Dr Greg Keenan
SENIOR LECTURER IN PSYCHOLOGY
I joined Liverpool Hope University in September 2022 having previously held lecturing posts at the University of Salford and the University of Liverpool. Prior to this I completed an ESRC funded PhD in Biopsychology at the University of Bristol and an MSc in Psychological research methods (with distinction) at the same institution.
My research is focused on eating behaviour within the following categories:
- Understanding why food insecurity / poverty (not knowing if you will have enough food to eat at your next meal) is associated with weight gain. With the number of people experiencing food poverty currently increasing, it is critical to identify biological or psychological mechanisms that might be driving weight gain in this population, in order to develop potential countermeasures.
- Looking for ways to promote sustainable diets. It is estimated that the global demand for food will increase by 60% by the year 2050. This demand far outstrips our current global potential for food production, particularly in terms of meat. Therefore, it is essential we identify ways to change consumer behaviours and identify potential barriers to sustainable eating
- How humans and animals learn about certain foods. Humans are born with few food preferences but can make very detailed decisions about meals (e.g., when looking at a restaurant menu), indicating that most of these preferences and knowledge about the foods must be learnt through experience. Understanding the mechanisms behind this learning may help explain why individuals choose to consume certain foods and certain quantities.
- Seeking to understand how and why environmental cues promote increased intake. For example, the presence of larger portion sizes, eating in the presence of others, or variety within meals (e.g., all you can eat buffets).
Keenan, G. S., Royle, W. S., Marrow, L., Scholey, A. & Owen L (forthcoming). Income loss and diet quality during the first COVID-19 lockdown in a UK and Australian sample: the role of distress as a potential mediator.
Blanchard, A., Keenan, G., Heym, N., & Sumich, A. (2022). Covid-19 prevention behaviour is differentially motivated by primary psychopathy, grandiose narcissism and vulnerable Dark Triad traits. Personality and Individual Differences. 24, 112060, doi: 10.1016/j.paid.2022.112060
Keenan, G. S., Christiansen, P., Owen, L., & Hardman, C. (2022). The association between COVID-19 related food insecurity and weight promoting eating behaviours: the mediating role of distress and eating to cope. Appetite, 169, 1-8. DOI: 10.1016/j.appet.2021.105835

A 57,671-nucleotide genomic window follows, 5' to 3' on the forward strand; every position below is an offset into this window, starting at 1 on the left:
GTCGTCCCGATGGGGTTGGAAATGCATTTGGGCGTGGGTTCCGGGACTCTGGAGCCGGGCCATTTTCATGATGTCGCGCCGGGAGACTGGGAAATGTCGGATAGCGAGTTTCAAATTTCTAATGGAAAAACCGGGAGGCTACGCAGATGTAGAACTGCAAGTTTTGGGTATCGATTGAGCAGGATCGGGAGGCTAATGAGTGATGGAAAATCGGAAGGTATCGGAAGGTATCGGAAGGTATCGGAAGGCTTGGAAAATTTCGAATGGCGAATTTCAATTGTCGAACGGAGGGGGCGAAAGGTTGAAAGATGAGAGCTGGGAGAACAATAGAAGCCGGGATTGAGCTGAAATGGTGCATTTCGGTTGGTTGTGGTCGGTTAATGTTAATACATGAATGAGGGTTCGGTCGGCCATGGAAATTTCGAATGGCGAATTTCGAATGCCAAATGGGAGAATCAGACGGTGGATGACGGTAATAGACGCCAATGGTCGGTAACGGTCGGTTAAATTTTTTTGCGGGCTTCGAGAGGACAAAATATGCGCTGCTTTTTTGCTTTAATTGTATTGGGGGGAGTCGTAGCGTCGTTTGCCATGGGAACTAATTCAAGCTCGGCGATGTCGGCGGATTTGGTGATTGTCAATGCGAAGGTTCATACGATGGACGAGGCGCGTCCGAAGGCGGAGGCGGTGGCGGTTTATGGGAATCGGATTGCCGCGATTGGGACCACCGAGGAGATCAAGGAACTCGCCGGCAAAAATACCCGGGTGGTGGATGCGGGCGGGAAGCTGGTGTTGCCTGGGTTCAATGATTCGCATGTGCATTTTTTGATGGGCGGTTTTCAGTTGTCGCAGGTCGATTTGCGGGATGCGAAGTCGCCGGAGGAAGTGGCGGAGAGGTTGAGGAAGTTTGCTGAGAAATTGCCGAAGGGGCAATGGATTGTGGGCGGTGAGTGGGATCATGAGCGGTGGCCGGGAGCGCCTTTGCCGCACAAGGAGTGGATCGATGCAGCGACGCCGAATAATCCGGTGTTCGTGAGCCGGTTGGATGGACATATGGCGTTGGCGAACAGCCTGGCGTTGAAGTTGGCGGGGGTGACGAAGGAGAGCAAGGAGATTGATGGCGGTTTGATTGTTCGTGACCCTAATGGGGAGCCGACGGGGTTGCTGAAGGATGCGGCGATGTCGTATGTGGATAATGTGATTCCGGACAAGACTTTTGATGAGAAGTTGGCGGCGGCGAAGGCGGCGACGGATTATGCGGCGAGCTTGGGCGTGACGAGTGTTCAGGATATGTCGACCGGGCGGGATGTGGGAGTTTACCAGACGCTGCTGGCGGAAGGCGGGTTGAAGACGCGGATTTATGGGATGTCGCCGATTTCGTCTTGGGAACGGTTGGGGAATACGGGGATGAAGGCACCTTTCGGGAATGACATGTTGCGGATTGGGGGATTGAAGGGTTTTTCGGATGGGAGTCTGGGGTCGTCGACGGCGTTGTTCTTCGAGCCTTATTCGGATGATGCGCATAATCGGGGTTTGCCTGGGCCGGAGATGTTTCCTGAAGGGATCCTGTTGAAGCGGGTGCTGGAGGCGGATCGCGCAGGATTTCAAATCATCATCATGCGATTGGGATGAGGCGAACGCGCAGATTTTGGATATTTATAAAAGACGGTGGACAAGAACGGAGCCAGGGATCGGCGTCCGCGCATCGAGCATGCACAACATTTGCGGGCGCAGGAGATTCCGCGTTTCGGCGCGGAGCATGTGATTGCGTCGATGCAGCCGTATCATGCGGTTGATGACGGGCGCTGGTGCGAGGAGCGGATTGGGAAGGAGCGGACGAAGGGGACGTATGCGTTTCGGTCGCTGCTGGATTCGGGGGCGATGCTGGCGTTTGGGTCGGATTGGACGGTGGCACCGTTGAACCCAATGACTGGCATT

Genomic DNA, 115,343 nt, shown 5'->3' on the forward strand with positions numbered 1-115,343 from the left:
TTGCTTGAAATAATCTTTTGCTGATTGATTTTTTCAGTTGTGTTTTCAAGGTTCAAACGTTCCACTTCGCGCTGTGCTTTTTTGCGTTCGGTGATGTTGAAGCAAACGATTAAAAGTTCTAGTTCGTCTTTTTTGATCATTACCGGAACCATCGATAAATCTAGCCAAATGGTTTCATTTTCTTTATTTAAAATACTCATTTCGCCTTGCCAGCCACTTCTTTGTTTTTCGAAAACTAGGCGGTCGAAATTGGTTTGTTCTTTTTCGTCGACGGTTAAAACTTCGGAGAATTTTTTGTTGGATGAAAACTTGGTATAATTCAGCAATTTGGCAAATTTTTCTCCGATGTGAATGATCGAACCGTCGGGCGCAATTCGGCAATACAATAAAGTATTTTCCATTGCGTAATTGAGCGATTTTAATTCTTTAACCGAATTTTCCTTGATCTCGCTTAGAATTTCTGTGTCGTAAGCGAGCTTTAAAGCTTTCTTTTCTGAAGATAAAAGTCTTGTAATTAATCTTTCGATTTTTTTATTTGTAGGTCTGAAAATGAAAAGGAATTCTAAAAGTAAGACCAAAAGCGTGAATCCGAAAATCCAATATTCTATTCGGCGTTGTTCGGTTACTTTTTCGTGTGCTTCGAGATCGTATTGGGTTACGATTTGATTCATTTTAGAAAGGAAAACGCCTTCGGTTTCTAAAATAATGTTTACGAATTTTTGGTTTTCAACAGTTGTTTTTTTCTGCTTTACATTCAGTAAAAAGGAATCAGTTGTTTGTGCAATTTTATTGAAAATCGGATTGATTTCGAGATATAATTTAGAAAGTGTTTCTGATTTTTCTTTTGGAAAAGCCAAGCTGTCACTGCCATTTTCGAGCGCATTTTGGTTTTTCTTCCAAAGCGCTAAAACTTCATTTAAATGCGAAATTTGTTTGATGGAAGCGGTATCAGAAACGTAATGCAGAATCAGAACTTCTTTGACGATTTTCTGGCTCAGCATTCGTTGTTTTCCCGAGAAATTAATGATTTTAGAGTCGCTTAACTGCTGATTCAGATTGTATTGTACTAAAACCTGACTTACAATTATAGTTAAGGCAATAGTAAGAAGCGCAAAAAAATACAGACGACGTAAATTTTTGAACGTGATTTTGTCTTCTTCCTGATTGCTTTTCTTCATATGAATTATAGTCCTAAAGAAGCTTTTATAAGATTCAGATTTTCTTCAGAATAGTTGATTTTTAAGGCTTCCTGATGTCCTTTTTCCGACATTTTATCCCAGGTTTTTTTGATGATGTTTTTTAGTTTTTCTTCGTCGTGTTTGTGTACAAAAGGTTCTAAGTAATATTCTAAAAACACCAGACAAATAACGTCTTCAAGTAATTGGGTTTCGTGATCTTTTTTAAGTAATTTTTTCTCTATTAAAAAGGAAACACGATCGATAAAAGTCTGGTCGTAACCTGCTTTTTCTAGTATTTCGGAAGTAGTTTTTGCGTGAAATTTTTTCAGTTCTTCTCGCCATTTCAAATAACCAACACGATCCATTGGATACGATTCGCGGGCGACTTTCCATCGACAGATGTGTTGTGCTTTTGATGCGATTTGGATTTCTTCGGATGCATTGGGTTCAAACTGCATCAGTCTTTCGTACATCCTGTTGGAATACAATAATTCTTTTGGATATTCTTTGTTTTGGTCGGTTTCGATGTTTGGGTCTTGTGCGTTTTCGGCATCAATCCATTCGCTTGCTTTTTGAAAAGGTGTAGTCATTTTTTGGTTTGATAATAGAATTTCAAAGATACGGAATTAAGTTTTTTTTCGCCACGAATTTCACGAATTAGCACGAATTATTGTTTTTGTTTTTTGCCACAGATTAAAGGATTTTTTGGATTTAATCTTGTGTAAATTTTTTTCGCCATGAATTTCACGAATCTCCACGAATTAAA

Keenan, G. S., Christiansen, P., & Hardman, C. (2021) Food insecurity and diet quality: The mediating role of stress and eating to cope. Obesity. 29 (1), 143- 149. DOI: 10.1002/oby.23033
Puddephatt, J. Keenan, G. S., Fielden, A., Halford, J.C., & Hardman, C. (2020). Eating to survive: A qualitative analysis of factors influencing food choice and eating behaviour in a food-insecure population. Appetite, 147, 1-8. DOI: 10.1016/j.appet.2019.104547
Keenan, G. S., Sheen, F. Haynes, A., Hardman, C. A. (2020) Are participants aware of how external factors might influence their intake? PsyArXiv. DOI: 10.31234/osf.io/8befm
Robinson, E., Henderson, J., Keenan, G.S., & Kersbergen, I. (2019). When a portion becomes a norm: Exposure to a smaller vs. larger portion of food affects later food intake. Food Quality and Preference, 75, 113-117. DOI: 10.1016/j.foodqual.2019.02.013
Keenan, G. S., Childs, L., Rogers, P., Hetherington, M. M., & Brunstrom, J. M. (2018). The portion size effect: women demonstrate an awareness of eating more than intended when served larger than normal portions. Appetite, 126, 54-60. DOI: 10.1016/j.appet.2018.03.009
Robinson, E., Keenan, G. S., Bertenshaw, E. & (2016). Remembered enjoyment and customer purchasing intentions. Report produced as part of a Unilever PLC funded project
Keenan, G. S., Ferriday, D., & Brunstrom, J. M. (2015). Effects of food variety on expected satiation: evidence for a perceived volume heuristic. Appetite, 89, 10-15 DOI: 10.1016/j.appet.2015.01.010
Kostopoulou, O., Russo, J. E., Keenan, G. S, Delaney, B. C., & Douiri, A. (2012). Information distortion in Physicians diagnostic judgments. Medical Decision Making, 32 (6), 831-839. DOI: 10.1177/0272989X12447241